Like any good friend, God puts up with us until we can see ourselves through God’s eyes: as objects of God’s loving desire, invited to share God’s life and work.   Prayer is the experience of God loving us until we can love ourselves.  Then God loves us some more, until we begin to love others as God loves us.  We adapt ourselves to God’s nature and so become like Jesus.

Good friends also listen to each other, deeply and patiently.  The voice from the cloud announces to Peter, James and John: “this is my Son, my Chosen, listen to him!” (Luke 9:35).  The vision of God in the face of Jesus Christ also entails a willingness to listen to his voice, to internalize his teaching, not simply to venerate him but to follow him, to become like him.  How do we do this?

In Eastern Orthodox tradition, the Feast of the Transfiguration is a celebration of the chief end of human life:  deification or union with God’s will.  This is called theosis in the Eastern Church, a process of transformation through catharsis (purification of mind and body) and theoria (illumination by the vision of God).   Theosis is not our achievement, but rather God’s gift to us, whereby we become transparent to the energia of God in the power of the Holy Spirit.  The practice of prayer disposes us to become willing to receive this gift, empowering us for service in God’s name. 

In English, theoria is translated as “contemplation.” Gerry May defines contemplation “as a specific psychological state characterized by alert and open qualities of awareness . . . contemplation consists of a direct, immediate, open-eyed encounter with life as-it-is.”  Contemplation as a psychological state occurs naturally and can be taught, learned, and cultivated.   May notes that when practiced over time, the psychological state of contemplation produces changes in brain function, with quite visible psychophysiological effects:

1 1.Increased clarity and breadth of awareness:  the experienced contemplative develops a capacity for more panoramic, all-inclusive awareness that includes stimuli that is normally screened out as distracting or irrelevant.  Thus more information is available for consideration.
22. More direct and incisive responsiveness to situations.  Since a greater range of perception is available, the experienced contemplative is more present in the moment and responsive to people and situations.  At the same time, she is increasingly confident in the mind’s natural intuitive ability, thus spending less time consciously thinking about what to do.  This combination of increased information and decreased effort makes for more immediate and efficient reactions.
33. Greater self-knowledge.  Mental activities that were previously unnoticed become visible; the unconscious becomes conscious, increasing understanding of thoughts, sensations, emotions, and memories.  Personal abilities and vulnerabilities are better understood and accepted.  Most importantly, the insubstantiality of one’s self-image is recognized, making one less vulnerable to a variety of existential anxieties.

All of this makes for a remarkable increase in personal power, but at the level of technique, contemplation is morally neutral:  it can be cultivated for great good or for great evil.  Contemplation becomes contemplative prayer only when it is directed toward a conscious desire for God and knowledge of God’s will.  This is also why, in the Christian tradition, the practice of contemplation is always done in conjunction with the cultivation of the virtues, especially the theological virtues of faith, hope, and love.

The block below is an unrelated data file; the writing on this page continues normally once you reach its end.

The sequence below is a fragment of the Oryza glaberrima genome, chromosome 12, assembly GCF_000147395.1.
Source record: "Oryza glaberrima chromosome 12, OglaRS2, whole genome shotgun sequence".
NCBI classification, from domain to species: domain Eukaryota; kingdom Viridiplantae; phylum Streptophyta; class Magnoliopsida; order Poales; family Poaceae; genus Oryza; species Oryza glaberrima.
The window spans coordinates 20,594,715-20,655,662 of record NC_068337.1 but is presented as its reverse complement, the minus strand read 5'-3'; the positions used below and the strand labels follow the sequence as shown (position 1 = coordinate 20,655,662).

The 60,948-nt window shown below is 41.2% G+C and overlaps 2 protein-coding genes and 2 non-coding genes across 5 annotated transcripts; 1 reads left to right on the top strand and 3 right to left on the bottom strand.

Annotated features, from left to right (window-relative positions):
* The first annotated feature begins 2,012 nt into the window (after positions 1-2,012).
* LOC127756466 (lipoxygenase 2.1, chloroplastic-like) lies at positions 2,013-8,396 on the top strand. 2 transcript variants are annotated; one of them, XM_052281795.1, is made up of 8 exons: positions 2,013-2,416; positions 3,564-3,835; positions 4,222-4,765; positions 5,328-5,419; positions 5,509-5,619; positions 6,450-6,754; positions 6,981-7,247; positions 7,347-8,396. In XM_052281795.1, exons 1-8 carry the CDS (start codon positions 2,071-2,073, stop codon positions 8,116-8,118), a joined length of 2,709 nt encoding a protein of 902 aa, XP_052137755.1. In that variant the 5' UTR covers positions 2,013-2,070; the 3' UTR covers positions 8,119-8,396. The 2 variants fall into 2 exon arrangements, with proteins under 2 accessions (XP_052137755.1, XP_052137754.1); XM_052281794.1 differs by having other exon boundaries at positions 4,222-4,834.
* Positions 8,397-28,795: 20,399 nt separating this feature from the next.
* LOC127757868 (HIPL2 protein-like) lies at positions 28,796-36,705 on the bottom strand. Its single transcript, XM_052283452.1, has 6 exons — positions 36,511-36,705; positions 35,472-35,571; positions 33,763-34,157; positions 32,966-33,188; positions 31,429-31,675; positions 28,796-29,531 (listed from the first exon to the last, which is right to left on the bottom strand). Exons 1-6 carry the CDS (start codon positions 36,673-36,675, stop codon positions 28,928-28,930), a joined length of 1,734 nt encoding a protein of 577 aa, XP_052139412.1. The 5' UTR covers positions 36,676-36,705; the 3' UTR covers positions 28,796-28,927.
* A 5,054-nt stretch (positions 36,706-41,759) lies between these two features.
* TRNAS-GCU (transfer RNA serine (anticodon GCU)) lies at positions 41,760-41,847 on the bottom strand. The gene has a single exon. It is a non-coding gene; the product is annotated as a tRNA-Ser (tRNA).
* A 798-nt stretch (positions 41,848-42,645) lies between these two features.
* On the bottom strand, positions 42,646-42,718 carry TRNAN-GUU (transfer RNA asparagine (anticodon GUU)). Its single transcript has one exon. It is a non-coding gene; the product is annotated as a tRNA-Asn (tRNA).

Here, we move beyond honing neurological responsiveness and personal power to cultivating a willingness to be open to God’s grace, embracing the vulnerability of friendship with God of which St. Teresa speaks.   Contemplative prayer is a willingness to embrace the vulnerability of loving and being loved.

In contemplative prayer, we reach the limit of what training and effort can achieve, and surrender to the healing and transfiguring power of God’s love.  We cannot make the vision of God happen.  We can dispose ourselves to become willing to receive it, to risk the vulnerability of love.  This willingness is risky.  In prayer, St. Catherine of Genoa heard God say, “If you know how much I loved you, it would kill you.”  How much love can we bear?  May argues that the only psychological determinant that correlates with our capacity for love is our willingness to accept the pain of love and the courage to bear it.  Love can hurt, but it also heals like nothing else can.[1]

In the Kontakion for the Feast of the Transfiguration, our Eastern Orthodox sisters and brothers sing,

On the Mountain You were Transfigured, O Christ God,
And Your disciples beheld Your glory as far as they could see it;
So that when they would behold You crucified,
They would understand that Your suffering was voluntary,
And would proclaim to the world,
That You are truly the Radiance of the Father!

In Christ, God willingly risks the vulnerability of love for the sake of life, for our life and the life of the world.  In contemplative prayer, we gamble on that same risk and surrender to this love.  We become truly ourselves: icons of God’s own love, united with God in the work of justice, healing and reconciliation.  For this, we were made.  Amen.

[1] May’s discussion of contemplation and the quote from St. Catherine of Genoa are found in Gerald G. May, “To Bear The Beams Of Love: Contemplation And Personal Growth” at